not to the report of the evil spies, but called
upon the people to choose whom they would
serve ; saying, " as for me and my house, we
will serve the Lord." When the meeting
closed, a deep thoughtfulness respecting the
close searching labour that had fallen to my
lot, covered my mind, and I remained on my
sent while Friends withdrew, when an elderly
woman Friend came to me, and in a feeling
sympathizing manner said, "Don't be discou-
raged — I wish not to exalt the creature, but
great truths have been delivered this day — I
desire thy preservation." Another Friend,
who sympathized with me on account of the
close labour I had been engaged in, bid me be
faithful ; observing, that " I was rightly led, for
the wild boar of the forest had made ravages
in that place, and had set ministers and elders
at variance, much to the grief of Friends."

The meeting at Westgrove was a trying
one, in consequence of the close labour that
(ell to my lot; and afler it was over, I mourned
my situation, yet prayed for resignation to

whatever service might be assigned me. Next
day^at East Nottingham, I had an open time»
being enlarged in tender invitation to those
who were not members, to come buy wine
and milk, without money and without price.
The following day, at West Nottingham, I
had a word of encouragement to deliver to
some present, particularly to a woman, upon
whom my eye fixed, fully believing she was
called to make a vocal acknowl^gment of
the noerciful o^rs of a gracious God to fallen
man ; although I did not express myself in
such terms as to awaken the suspicions of the
audience. She was altogether a stranger to.
me, having never seen eadh other beforeh-
and believing that I had, according to the
ability given me, cleared my mind for the
present, I felt no disposition to speak to her,
as we passed each other; she, however, came
to the house where we dined, and being drawn
into silence, the same religious impressions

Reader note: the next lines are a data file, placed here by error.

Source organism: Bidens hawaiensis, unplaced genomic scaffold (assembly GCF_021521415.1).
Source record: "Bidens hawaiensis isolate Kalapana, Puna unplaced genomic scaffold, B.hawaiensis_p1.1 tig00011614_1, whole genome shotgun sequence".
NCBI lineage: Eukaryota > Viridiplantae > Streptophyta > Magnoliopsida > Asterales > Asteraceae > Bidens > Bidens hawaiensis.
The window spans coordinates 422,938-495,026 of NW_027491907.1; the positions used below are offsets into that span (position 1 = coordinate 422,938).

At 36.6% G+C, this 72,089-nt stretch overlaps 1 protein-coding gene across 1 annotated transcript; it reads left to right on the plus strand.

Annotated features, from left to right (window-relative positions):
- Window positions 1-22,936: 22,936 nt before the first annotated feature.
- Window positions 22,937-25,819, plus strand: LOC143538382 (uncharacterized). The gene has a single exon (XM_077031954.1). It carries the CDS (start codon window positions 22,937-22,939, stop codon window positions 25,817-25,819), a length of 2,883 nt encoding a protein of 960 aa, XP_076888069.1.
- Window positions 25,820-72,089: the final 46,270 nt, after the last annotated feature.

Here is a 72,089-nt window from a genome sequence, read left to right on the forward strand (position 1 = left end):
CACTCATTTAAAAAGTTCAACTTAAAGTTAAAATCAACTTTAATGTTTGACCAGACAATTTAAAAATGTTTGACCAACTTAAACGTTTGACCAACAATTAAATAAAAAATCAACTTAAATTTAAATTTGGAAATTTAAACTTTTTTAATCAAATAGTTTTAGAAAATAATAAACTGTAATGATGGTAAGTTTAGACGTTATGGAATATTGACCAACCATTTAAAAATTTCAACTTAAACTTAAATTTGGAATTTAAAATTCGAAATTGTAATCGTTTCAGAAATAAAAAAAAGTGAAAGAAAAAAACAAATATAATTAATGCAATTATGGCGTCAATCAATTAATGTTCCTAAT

which I had in the meeting, were renewed
upon my mind ; and I had a more full oppor-
tunity, in a plain manner, to encourage her
to faithfulness. I understood, afler parting
with her, that she was of a high family in the
world's esteem, and had passed through trials
for joining the Society.

AAer attending meetings at Eastland and
Little Brittain, to good satisfaction, we crossed
the Susquehanna at Bald Eagle ferry, and
rode to William Cole's, at Deer creek. On
the way we saw a number of slaves at work,
whose dejected looks and otherwise miserable
appearance, made a deep impression on my
mind, and led to a train of reflections on the
injustice and cruelty of their oppressors, and
of tender sympathy with them in their hard
allotment. At Deer creek meeting, many
Gospel truths were delivered to a large and
mixed assembly, and humble prayers put up
to the Father of mercies, that the inhabitants
of the earth might be brought^ under his
righteous government, and thereby prepared
to comfort the afflicted, to clothe the naked
and to feed the hungry.

We rode to Fawn, and had a satis^ctory
meeting, in which I was engaged to open the
nature of true religion, of the true and false
ministry, and the necessity of ministers en-
deavouring to put in practice what they re-
commended to others, viz : justice, mercy and
humility. Returning to Deer creek, we at-
tended the Monthly Meeting, in which strength
was afforded to labour in plainness, to the re-
lief of my own mind, particularly with the
youth, whose appearance did not become the
children of Friends. My mind being clothed
with that love which leads to plain dealing,
without fear of giving offence, mixing encour-
agement with reproof, their better feelings

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were wrought upon through the power of the
Gospel, and love to me seemed to increase
while I was engaged in labour ; a tenderness
of spirit was also manifest ; and instead of
shyness aAer meeting, they seemed desirous
of being with me, and their company was
pleasant. A number of them rode to an ap-
pointed meeting, held at Bush river, with
whom and the family where we dined, we had
a solemn season of religious retirement, and
the dear children were encouraged to close in
with the invitations and drawings of our Lord
Jesus Christ, that so their talents might be
•dedicated to his blessed service — that love un-
feigned might abound among them, and the
blessings of heaven be their happy lot. I
parted from theh) with much nearness of af-
fectionate feeling, and attended a meeting at
Little Palls, at four o'clock in the aAernoon.

Next day were at Gun-powder Monthly
Meeting, and from thence rode into the city
of Baltimore. The morning meeting there
00 first-day was a season of favour, in which
great freedom in the ministry was felt by me.

Online LibraryWilliam EvansThe Friends' library: comprising journals, doctrinal treatieses, & other writings of members of the religious Society of Freinds → online text (page 56 of 104)